Ideally, however, you want to use a service offering both RUM and synthetic monitoring. Both can be highly valuable for keeping tabs on your site and improving it over time.

The service you choose will also determine how many simultaneous synthetic tests you can run and how much user data you can collect.

synthetic test services

By using both approaches to monitoring your website, you can get a holistic view of its performance. You’ll be able to spot errors or dips in performance well before they become full-blown issues, providing a better experience for your users.

How to Monitor Your Website and Set Up Tests Using Pingdom

If you’re ready to try RUM and synthetic testing, Pingdom offers a free trial you can download to explore both techniques. Once you get access to your Pingdom dashboard, you’ll see a Visitor Insights (RUM) option featured prominently.

For synthetic testing, you can set up your first automated process by selecting the Transactions option.

automating synthetic testing

When you set up a synthetic test, you can select how often it will run, which server it will use, and who will be alerted if the system detects an error.

synthetic test location selection

Configuring the tests is straightforward. Every test starts with a target URL, and Pingdom automatically gives you a list of commands to choose from.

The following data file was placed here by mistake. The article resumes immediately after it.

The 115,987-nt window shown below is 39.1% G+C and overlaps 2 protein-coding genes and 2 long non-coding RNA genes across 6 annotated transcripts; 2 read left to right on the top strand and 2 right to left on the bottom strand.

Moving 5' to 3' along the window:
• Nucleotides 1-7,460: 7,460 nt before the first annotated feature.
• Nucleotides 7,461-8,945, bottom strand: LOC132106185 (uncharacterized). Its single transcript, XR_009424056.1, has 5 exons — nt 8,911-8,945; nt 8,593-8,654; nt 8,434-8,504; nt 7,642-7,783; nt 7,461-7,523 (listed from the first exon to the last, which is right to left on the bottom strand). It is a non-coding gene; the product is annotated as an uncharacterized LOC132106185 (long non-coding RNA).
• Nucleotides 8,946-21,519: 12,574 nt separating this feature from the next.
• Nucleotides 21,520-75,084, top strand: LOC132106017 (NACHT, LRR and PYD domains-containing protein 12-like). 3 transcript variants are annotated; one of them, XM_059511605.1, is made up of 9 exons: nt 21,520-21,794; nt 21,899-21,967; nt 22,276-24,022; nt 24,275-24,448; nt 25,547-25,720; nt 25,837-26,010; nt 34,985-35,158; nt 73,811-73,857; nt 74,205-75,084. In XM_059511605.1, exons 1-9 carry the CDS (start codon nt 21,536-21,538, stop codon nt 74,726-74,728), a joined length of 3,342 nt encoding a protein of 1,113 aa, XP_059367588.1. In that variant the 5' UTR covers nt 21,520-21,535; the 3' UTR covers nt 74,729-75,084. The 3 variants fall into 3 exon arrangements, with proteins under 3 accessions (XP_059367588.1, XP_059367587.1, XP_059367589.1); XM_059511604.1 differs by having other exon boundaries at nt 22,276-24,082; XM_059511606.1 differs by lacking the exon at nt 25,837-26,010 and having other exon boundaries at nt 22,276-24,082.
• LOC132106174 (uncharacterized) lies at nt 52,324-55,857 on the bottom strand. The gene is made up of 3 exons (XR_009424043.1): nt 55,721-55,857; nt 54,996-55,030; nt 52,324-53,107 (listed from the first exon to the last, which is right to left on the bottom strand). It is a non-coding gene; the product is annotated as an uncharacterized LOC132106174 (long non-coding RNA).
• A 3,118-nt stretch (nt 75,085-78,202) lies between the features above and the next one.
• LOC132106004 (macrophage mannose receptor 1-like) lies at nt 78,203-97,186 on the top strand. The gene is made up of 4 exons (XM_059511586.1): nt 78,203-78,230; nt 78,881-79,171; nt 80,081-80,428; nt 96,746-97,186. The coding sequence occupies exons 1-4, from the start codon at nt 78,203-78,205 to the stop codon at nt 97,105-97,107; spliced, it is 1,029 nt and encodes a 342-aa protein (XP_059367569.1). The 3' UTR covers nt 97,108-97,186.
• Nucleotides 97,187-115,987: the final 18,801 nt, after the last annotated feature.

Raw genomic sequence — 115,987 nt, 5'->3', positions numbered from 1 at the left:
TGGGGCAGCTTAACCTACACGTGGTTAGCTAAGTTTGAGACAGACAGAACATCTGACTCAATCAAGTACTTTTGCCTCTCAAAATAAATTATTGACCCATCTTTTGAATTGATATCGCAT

synthetic test command

Each command goes onto a new line, and the order determines how the test executes. The commands you can use include options for testing login pages, filling out fields, clicking on buttons, and much more. In theory, you can replicate how a real user would behave by combining multiple commands.

Configuring RUM is even easier. All you have to do is tell Pingdom which website you want to monitor and select how you want the tool to calculate loading times.

website load monitoring

The great thing about website monitoring tools is once you set everything up, you can simply sit back and let them run. Pingdom will automatically collect data in the background and send you alerts if something goes wrong. You can also periodically check your RUM numbers from the dashboard, so you always know how long it’s taking for your website to load on average.

Although RUM and synthetic monitoring might sound complex on paper, implementing them is easy. Every website can benefit from RUM, and if you rely on user interactions to generate income or conversions, synthetic testing is also a lifesaver.


Understanding the way real users experience your website is key to ensuring its growth. The more data you have access to, the easier it becomes to spot problem areas on your website, see dips in performance, and choose where to target your efforts.

Ideally, you’ll want to implement both RUM and synthetic testing on your website. With Pingdom, you get access to both features on every plan. When combined, these techniques offer an unprecedented level of insight into your website’s performance.

Do you have any questions about getting started with performance monitoring on your website? Let’s go over them in the comments below!

Related Posts